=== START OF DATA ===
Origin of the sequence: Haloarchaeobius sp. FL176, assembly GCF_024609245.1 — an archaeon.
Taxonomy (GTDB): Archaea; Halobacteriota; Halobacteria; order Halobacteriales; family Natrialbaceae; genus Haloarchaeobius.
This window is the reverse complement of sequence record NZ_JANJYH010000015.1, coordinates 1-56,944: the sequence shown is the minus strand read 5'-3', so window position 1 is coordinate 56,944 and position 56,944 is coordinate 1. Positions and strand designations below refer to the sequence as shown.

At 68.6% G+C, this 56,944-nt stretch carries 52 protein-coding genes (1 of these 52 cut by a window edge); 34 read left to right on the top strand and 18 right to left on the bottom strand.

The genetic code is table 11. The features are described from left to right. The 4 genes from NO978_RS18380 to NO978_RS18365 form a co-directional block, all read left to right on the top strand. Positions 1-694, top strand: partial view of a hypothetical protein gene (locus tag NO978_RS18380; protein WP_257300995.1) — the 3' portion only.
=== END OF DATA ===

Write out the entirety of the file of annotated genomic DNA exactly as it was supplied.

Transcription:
Origin of the sequence: Haloarchaeobius sp. FL176, assembly GCF_024609245.1 — an archaeon.
Taxonomy (GTDB): Archaea; Halobacteriota; Halobacteria; order Halobacteriales; family Natrialbaceae; genus Haloarchaeobius.
This window is the reverse complement of sequence record NZ_JANJYH010000015.1, coordinates 1-56,944: the sequence shown is the minus strand read 5'-3', so window position 1 is coordinate 56,944 and position 56,944 is coordinate 1. Positions and strand designations below refer to the sequence as shown.

At 68.6% G+C, this 56,944-nt stretch carries 52 protein-coding genes (1 of these 52 cut by a window edge); 34 read left to right on the top strand and 18 right to left on the bottom strand.

The genetic code is table 11. The features are described from left to right. The 4 genes from NO978_RS18380 to NO978_RS18365 form a co-directional block, all read left to right on the top strand. Positions 1-694, top strand: partial view of a hypothetical protein gene (locus tag NO978_RS18380; protein WP_257300995.1) — the 3' portion only.